Scientists have discovered prehistoric fossils in Antarctica that reveal that the frozen continent once had tree-filled forests. The team estimates that Antarctica's trees grew around 260 million years ago, during the Permian Period – this was even before dinosaurs existed.
The Permian Period ended in a historic mass extinction, when over 90% of our planet's species, including polar forests, were wiped off the face of the Earth. Scientists believed the mass extinction occurred as Earth's climate rapidly shifted from icehouse to greenhouse conditions. The discovery could help researchers uncover what life was like on our planet before the historic mass extinction.
About 13 fossils were discovered by the University of Wisconsin-Milwaukee (UWM) geologists Erik Gulbranson and John Isbell, who climbed the frozen Transantarctic Mountains for the study. "People have known about the fossils in Antarctica since the 1910-12 Robert Falcon Scott expedition," Gulbranson, a paleoecologist and visiting assistant professor in UWM's Department of Geosciences, said in a statement. "However, most of Antarctica is still unexplored. Sometimes, you might be the first person to ever climb a particular mountain."
Researchers believe that the prehistoric Antarctic forests grew extremely rare and robust trees, capable of surviving various kinds of environments. "This plant group must have been capable of surviving and thriving in a variety of environments," Gulbranson said. "It's extremely rare, even today, for a group to appear across nearly an entire hemisphere of the globe."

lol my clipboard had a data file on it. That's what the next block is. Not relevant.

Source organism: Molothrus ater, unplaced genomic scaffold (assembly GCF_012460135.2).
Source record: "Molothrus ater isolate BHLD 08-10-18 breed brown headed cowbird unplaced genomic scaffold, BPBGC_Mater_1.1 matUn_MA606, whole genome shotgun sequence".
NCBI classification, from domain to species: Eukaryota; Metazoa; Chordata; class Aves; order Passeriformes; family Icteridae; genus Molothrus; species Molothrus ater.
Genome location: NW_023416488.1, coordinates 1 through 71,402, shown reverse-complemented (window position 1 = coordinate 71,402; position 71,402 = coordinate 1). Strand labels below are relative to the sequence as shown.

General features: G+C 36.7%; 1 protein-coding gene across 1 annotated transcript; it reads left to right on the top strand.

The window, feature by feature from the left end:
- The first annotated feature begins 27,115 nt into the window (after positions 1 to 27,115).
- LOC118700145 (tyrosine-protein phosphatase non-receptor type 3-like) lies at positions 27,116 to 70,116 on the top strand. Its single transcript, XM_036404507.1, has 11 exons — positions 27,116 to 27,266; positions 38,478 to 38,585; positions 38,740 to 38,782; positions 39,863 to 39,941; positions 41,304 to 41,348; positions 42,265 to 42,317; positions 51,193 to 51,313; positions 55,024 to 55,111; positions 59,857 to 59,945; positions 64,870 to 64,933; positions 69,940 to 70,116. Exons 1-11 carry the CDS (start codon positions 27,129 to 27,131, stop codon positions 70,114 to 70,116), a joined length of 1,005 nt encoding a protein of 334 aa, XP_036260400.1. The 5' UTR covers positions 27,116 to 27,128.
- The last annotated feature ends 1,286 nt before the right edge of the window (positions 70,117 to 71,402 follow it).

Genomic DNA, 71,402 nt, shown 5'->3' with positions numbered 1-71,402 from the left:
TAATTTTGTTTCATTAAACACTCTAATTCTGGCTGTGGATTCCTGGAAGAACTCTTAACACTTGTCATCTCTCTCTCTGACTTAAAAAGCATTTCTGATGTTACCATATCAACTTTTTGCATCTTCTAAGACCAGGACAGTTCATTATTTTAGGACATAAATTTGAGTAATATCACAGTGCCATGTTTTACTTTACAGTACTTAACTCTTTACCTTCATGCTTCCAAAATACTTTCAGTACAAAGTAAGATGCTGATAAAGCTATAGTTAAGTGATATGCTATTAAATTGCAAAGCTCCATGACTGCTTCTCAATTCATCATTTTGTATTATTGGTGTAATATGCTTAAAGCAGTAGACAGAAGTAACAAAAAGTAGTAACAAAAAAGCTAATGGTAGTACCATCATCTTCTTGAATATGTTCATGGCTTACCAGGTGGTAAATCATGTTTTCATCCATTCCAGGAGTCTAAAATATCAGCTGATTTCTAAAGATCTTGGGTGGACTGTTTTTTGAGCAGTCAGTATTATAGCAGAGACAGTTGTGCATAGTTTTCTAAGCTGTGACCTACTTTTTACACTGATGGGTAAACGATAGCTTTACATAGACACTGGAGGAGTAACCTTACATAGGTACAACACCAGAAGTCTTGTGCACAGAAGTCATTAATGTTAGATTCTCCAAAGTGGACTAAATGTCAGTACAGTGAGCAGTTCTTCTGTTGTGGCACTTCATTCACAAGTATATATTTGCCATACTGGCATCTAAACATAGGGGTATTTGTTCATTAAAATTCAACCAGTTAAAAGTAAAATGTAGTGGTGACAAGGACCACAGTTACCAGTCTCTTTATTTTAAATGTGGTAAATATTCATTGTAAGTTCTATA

A warmer and more humid Antarctica
Antarctica was a much warmer and more humid place as the Permian Period came to an end. During this time, the world's continents, instead of being scattered across Earth, were instead banded closely together, as part of two massive landmasses. Antarctica was part of the massive southern supercontinent Gondwana, which also included present-day South America, Africa, India, Australia and the Arabian Peninsula.
According to the researchers, the Antarctic forest fossils appear different than present-day high-latitude forests that boast of a variety of diverse plant species. During the Permian Period, forests had lower plant life diversity. The forests had groups of plants with specific functions that "affected how the entire forest responded to environmental change".
The prehistoric Antarctic plants would also have had to survive the polar extremes of constant darkness and perennial light. Despite being warmer, as being a part of the polar regions, Antarctica would likely have experienced months of complete darkness in the winter and continuous daylight during the summer.
Surviving extreme temperatures and environmental changes likely made the trees evolve into highly adaptable species. Scientists found that the trees could rapidly transition from summer activity to winter dormancy. While present-day trees take several months to make the same transition, the ancient trees completed it within a month.
"There isn't anything like that today," Gulbranson said. "These trees could turn their growing cycles on and off like a light switch. We know the winter shutoff happened right away, but we don't know how active they were during the summertime and if they could force themselves into dormancy while it was still light out."
Researchers hope that the forest fossils can also reveal more about what caused the mass extinction at the end of the Permian Period and how climate change can affect life.
"This forest is a glimpse of life before the extinction, which can help us understand what caused the event," Gulbranson said. "The geologic record shows us the beginning, middle and end of climate change events. With further study, we can better understand how greenhouse gases and climate change affect life on Earth."